Tour de France: Geraint Thomas victory planned in December - Dave Brailsford

Geraint Thomas puts on the yellow jersey
Thomas has worn the yellow jersey every day since taking control of the race on stage 11
Tour de France, Paris
Coverage: Live text and BBC Radio 5 live commentary of the final stage from 15:00 BST

Geraint Thomas' Tour de France victory should not be considered a shock win because his entire season has been planned around the race, says his Team Sky boss Sir Dave Brailsford.

Chris Froome was overwhelming favourite to win a record-equalling fifth Tour.

But Thomas went in to the race as Team Sky's other 'protected rider' and will complete his win in Paris on Sunday.

"In December we decided his season should be based around peaking in July. He did it perfectly," said Brailsford.

"It couldn't have climaxed in a more emotional way. It seemed like such a long race and on a knife edge for the last few days and then all the emotion came out."

The 32-year-old took control of the race by winning two stages in the Alps in the second week of the three-week race - taking the leader's yellow jersey after stage 11 and the following day becoming the first Briton to win on the fabled Alpe d'Huez.

Thomas was equal to numerous challenges from second-place Tom Dumoulin in the Pyrenees in the final week, while defending champion Froome faltered.

The Welshman took a lead of more than two minutes into the time trial on Saturday's penultimate stage and lost only 14 seconds to world champion Dumoulin.

And with Tour convention dictating the yellow jersey is not challenged on the final stage in Paris, Thomas knows he only has to cross the finish line to become the third Briton to win the race - after Sir Bradley Wiggins in 2012 and Froome's subsequent quartet of wins.

A proud Welshman

Geraint Thomas being congratulated by his wife Sara after stage 20
Thomas' wife Sara was the first to congratulate him when he crossed the finish line after Saturday's time trial

Brailsford said the Team Sky squad were under "strict orders" not to have any alcohol on Saturday evening, although they were "allowed a burger", but he conceded "there is no way that curfew can survive tonight [Sunday]".

He added: "His next race is meant to be on Saturday but I've had so many texts and calls saying how many Welsh people are coming to Paris that I fear he might not make it.

"He's like the guy next door - nobody has a bad word to say about him. You couldn't find a prouder Welshman

"When he's on the bike he makes the sacrifices but when he's not, he's the life and soul of the party.

"And like most Welshmen, he likes to have a pint and start singing."

Dauphine win key

June's Criterium du Dauphine race is an excellent indicator of form heading into the Tour de France.

Wiggins won the week-long race in 2012 before going on to triumph in the Tour and Froome has won the Dauphine on three occasions, each time then going on to take the Tour title.

Thomas won this year's edition and Brailsford said on BBC Radio 5 live's Sportsweek: "It was probably his biggest win in a stage race up to that point and it set him up perfectly.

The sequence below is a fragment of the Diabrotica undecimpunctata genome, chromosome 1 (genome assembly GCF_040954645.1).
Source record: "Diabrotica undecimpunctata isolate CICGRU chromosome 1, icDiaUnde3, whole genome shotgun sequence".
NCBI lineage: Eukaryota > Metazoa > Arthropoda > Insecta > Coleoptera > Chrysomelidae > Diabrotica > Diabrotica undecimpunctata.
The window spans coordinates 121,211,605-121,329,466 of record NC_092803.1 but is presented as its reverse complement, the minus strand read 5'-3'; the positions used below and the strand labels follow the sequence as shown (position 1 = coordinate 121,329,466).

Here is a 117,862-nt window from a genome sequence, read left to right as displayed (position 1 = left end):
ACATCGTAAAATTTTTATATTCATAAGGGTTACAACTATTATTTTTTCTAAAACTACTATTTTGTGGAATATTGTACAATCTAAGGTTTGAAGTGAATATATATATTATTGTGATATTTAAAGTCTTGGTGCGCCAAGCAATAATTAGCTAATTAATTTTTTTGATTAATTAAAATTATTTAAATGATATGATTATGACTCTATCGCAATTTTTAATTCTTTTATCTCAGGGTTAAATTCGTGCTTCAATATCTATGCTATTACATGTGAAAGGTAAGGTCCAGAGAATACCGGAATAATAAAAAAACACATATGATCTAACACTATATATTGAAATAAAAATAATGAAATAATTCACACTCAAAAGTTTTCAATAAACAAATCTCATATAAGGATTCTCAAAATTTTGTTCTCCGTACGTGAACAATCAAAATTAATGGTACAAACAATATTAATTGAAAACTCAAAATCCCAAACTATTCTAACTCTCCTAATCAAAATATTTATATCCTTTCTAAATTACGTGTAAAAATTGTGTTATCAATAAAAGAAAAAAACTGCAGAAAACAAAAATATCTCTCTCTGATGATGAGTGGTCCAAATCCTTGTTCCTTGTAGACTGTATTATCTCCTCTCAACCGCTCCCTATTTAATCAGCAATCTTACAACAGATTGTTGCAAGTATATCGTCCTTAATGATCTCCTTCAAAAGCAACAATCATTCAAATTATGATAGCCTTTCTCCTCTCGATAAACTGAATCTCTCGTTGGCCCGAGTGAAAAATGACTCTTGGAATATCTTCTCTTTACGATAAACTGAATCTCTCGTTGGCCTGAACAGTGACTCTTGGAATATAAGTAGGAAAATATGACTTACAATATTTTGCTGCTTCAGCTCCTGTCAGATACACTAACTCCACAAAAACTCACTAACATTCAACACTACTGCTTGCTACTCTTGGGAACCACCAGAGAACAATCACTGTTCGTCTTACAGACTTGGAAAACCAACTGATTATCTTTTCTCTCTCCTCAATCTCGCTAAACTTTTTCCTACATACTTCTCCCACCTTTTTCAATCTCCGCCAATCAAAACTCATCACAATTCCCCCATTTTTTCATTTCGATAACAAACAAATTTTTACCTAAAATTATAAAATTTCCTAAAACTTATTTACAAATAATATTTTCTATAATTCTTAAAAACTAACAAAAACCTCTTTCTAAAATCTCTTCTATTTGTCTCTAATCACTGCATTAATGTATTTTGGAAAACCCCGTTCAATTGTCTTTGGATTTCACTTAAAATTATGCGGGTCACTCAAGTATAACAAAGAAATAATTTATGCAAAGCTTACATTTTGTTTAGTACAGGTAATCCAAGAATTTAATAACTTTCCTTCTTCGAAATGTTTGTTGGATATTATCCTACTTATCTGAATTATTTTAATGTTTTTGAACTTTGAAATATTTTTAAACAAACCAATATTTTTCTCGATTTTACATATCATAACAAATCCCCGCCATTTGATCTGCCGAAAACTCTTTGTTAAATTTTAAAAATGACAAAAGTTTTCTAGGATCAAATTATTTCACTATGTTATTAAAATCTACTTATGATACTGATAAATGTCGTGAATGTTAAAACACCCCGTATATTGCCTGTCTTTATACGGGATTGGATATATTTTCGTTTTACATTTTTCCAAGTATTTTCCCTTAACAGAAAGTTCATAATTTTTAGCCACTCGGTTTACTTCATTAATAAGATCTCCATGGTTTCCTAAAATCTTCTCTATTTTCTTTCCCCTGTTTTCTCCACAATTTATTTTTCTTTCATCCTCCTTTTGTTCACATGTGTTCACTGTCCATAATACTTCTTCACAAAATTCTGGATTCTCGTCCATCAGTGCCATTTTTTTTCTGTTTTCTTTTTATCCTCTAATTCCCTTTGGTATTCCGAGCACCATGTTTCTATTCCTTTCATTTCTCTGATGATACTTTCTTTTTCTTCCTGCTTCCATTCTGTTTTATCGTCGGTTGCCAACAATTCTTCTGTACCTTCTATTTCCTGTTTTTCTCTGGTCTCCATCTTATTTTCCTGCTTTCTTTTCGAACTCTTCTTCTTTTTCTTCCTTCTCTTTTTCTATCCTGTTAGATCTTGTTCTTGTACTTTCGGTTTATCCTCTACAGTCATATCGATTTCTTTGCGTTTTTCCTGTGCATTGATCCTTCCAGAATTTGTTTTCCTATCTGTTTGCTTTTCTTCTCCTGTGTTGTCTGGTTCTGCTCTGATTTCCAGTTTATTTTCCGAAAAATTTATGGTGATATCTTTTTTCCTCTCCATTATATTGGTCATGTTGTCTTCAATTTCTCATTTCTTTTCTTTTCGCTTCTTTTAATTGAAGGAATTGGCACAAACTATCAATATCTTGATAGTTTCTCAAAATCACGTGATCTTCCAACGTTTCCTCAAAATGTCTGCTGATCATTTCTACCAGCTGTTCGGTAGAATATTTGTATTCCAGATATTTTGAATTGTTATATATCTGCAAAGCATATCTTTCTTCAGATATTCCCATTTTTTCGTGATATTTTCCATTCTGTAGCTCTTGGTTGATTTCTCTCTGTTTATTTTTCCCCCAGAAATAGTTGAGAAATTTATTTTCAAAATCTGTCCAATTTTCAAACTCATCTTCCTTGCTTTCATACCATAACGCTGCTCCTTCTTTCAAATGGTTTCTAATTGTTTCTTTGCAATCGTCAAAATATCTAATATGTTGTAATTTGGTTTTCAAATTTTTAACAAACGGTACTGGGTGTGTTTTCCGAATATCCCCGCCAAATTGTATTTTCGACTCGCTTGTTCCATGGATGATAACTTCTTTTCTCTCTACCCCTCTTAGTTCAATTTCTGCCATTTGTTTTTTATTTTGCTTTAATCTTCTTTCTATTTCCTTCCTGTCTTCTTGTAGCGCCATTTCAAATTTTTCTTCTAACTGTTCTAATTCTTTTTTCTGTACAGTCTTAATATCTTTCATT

"Psychologically he went into the Tour with great self confidence and a quiet assuredness and he just quietly went about his business, chipped off every day and then found himself in the yellow jersey."

Froome deserves praise

Four-time Tour champion Froome was widely expected to join Belgian Eddy Merckx, Spaniard Miguel Indurain and Frenchmen Jacques Anquetil and Bernard Hinault on five wins.

He came into the race as defending champion and holder of all three Grand Tour titles, having won the Vuelta a Espana last September and this year's Giro d'Italia in May.

But his hopes of also matching Merckx's record of four consecutive Grand Tour victories were ended in the Pyrenees mountains in the final week.

Brailsford said: "We had two leaders - Chris was the actual leader, Geraint the protected second leader - and the moment it dawned on him that he wasn't going to win, Chris immediately switched to supporting Geraint.

"All the focus was on Chris and that let Geraint just get on with his business and when the pressure did come he had Chris at his side, and he supported him with such grace that it gave him a calmness that helped him through."

The most loyal guy you'll ever meet - Cavendish

Mark Cavendish, a former Team Sky and Great Britain team-mate of Thomas, said he was "so, so proud" of his achievement.

Cavendish, who has won 30 Tour stages but did not finish this year's race, is in London for Sunday's RideLondon-Surrey Classic, which is being broadcast on BBC television from 13:30 BST.

Asked if he ever thought Thomas could win a Grand Tour, Cavendish told BBC Sport: "Recently, yes. There is a definite hierarchy in Team Sky so I didn't know if he'd get the opportunity.

"If they [Team Sky] had said to Geraint 'right, now you've got to work for Froome' he'd have done it. That's the kind of guy he is. That's what is special about him and why he deserves the win.

"He's the most loyal guy you'll ever meet. He's incredible. I love him. I'm so so proud of him."

General classification after stage 20:

1. Geraint Thomas (GB/Team Sky) 80hrs 30mins 37secs

2. Tom Dumoulin (Ned/Team Sunweb) +1min 51secs

3. Chris Froome (GB/Team Sky) +2mins 24secs

4. Primoz Roglic (Slo/Team LottoNL-Jumbo) +3mins 22secs

5. Steven Kruijswijk (Ned/Lotto NL-Jumbo) +6mins 08secs

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